Participation in every dimension of the Lyceum Institute is voluntary and conducted at the pace of the individual. This includes the everyday conversations conducted through open chats, common-channel threads, discussion of resources, and listening to lectures. That said, certain additional practices do form a “core” of the program, all of which are available to members at every level of enrollment, and which lay the foundations for the philosophical habits we strive to instill.

Quaestiones Disputatae

We do not, today, know well how to ask a question. Of course, in the superficial sense, we are all well-practiced at asking questions: what is that? What do you mean? Why are you shouting? Where do I go? But these are questions of practical efficacy–not questions about meaning. Most of all, they are not questions which drive at the underlying intelligible causes which truly provide an answer.

…Et primo quaeritur utrum substantia spiritualis creata sit composita ex materia et forma.

Believing that digital technology retrieves the inquisitive spirit of medieval scholasticism, Lyceum Institute members are encouraged to participate in the quaestiones disputatae program… [Read more]

The Trivium

The beginning of the liberal arts is grounded in a study of language and reason, which consists in three subjects, or a trivium.  These three subjects—grammar, logic, and rhetoric—are the cornerstone of any education, for they teach us the fundamentals of how we use language, through which all teaching is communicated.  While some persons, that is, might possess a mathematical aptitude from a very young age, such that elaborate linguistic explanation is found unnecessary for their success in dealing with numbers, that their numerical gifts be rendered fully incorporated into the good of human life nevertheless requires their possession of a well-developed facility with language.  Human beings may excel in a variety of pursuits which entail no direct or immediate incorporation of language in those pursuits’ practice, but for those pursuits to become fully human themselves, they must themselves be incorporated by language… [Read more]

People expect to join the Lyceum to enrich their knowledge of philosophy, and while this is true and is indeed a highly likely result, there is something more subtly learned as well: orienting oneself towards having meaningful exchanges with people over the internet…. I have spent hours upon hours scrolling through my Twitter feed, where oftentimes my biggest reward for doing so is being able to flash a grin at a post that is funny in the moment… [the internet] is rarely thought of as a place to help yourself understand the world around them.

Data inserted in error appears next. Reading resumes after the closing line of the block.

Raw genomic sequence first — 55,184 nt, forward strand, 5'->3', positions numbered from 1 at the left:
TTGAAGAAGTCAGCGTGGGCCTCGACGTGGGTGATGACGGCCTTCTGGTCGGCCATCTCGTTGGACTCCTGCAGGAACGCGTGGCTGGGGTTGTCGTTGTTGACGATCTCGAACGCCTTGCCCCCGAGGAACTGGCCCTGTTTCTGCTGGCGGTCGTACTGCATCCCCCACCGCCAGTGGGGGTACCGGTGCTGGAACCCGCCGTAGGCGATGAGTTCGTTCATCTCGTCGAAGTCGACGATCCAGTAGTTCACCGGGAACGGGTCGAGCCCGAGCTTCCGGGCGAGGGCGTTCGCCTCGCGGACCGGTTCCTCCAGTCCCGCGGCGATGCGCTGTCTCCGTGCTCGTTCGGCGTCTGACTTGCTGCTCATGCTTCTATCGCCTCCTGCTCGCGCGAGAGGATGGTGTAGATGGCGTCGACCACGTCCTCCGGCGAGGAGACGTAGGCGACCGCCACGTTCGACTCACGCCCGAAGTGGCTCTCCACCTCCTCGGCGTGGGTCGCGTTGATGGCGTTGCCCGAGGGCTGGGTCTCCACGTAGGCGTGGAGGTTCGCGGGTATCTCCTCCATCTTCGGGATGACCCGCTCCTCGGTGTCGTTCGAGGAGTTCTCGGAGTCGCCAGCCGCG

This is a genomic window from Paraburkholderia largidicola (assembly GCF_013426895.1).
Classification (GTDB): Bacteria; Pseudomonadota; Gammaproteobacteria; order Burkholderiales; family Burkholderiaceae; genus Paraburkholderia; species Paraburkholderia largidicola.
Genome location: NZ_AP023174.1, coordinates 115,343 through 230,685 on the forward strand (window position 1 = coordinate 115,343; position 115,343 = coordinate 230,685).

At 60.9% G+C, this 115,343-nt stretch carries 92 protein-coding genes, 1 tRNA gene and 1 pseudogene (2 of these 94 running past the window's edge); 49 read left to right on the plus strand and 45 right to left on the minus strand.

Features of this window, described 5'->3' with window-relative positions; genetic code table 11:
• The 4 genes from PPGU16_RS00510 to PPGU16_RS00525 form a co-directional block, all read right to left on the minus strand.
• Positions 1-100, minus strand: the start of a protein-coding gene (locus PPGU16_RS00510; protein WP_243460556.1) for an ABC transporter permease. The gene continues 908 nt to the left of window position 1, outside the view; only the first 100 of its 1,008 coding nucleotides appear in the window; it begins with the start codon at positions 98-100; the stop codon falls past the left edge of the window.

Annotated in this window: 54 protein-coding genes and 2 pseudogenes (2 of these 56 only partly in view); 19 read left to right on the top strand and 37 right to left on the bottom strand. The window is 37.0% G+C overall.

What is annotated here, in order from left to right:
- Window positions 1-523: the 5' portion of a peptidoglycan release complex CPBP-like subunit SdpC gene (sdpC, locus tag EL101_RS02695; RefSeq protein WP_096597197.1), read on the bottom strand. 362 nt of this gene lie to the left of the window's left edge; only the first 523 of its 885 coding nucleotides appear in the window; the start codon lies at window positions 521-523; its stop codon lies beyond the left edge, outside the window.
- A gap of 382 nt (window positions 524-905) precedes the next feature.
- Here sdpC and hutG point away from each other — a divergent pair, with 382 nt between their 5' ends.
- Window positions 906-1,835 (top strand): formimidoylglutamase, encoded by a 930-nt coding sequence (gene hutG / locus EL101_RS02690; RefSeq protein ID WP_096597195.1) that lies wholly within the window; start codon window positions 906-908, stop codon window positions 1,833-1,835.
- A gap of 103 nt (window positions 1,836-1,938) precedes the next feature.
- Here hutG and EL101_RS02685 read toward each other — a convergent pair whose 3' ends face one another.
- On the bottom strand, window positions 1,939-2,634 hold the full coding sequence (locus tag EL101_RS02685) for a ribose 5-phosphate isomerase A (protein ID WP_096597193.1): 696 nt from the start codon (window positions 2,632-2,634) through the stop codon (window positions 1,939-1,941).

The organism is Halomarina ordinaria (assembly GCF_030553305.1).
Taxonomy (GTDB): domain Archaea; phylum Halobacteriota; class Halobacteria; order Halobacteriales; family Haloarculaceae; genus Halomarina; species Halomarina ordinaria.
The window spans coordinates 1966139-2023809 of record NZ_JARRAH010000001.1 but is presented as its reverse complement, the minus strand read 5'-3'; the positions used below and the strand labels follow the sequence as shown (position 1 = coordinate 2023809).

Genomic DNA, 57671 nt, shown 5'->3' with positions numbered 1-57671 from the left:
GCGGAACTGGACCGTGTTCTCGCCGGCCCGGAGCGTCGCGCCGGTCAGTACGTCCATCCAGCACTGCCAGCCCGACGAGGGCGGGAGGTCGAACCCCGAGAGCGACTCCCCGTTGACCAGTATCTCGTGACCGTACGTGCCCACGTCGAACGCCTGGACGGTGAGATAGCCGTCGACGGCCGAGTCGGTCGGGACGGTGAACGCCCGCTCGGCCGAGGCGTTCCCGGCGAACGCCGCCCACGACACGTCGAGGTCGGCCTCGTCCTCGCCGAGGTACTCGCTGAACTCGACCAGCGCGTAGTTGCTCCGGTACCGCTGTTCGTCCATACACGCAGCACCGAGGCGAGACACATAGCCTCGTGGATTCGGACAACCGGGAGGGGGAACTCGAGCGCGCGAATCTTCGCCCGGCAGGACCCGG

This is why the Lyceum is crucial in a time where people have too much access to “digital noise” […]: it is a community for every one of us to strive to better our philosophical habits, to make our own ideas clearer, and/or to strengthen them.

Charles L.


In addition to the study of the English language in the three dimensions of the Trivium, the Lyceum Institute also aims to offer education in other languages important for a robust education: specifically, Latin, ancient Greek, German, and French. At present, we only offer a program in Latin, but intend to expand in the coming few years.

The reasons for such linguistic study are threefold: first, the number of important texts which one can read expands dramatically by the addition of any of these languages. Second, the quality of one’s understanding, even of a text available in translation, is markedly improved by an ability to read a work in the author’s original language. Third, one’s mental dexterity is refined by thinking through linguistic signification in varied syntactic and semantic forms. [Read more]


The Lyceum Institute’s Latin program comprises Elementary and Intermediate courses which enable students to have reading fluency for simple Latin texts, such as Caesar’s Commentarii de bello gallico and the Latin Vulgate Bible without need of extensive external aids. A further program will assist students in the reading of poetry and of Medieval Latin, including the works of Thomas Aquinas.


All Lyceum Institute members are, further, invited to participate in the colloquium series. These colloquia, comprising a pre-recorded lecture and a live question and answer session, invite respected academics and intellectuals to challenge our thinking through their own hard-earned expertise, reflections, and insights.

This series aims, year-by-year, to build the offerings of the Lyceum Institute and to expose its members to thinking they might not encounter otherwise, as well as to provide yet… [Read more].


In addition to our philosophical focus through seminars, colloquia, and the study of language–both the Trivium and our other language studies–we occasionally share with one another works of art for discussion. These comprise literary works, paintings, sketches, photography, sculpture, music, and anything appreciated for the signs of meaning suffused intrinsically through the… [Read more].

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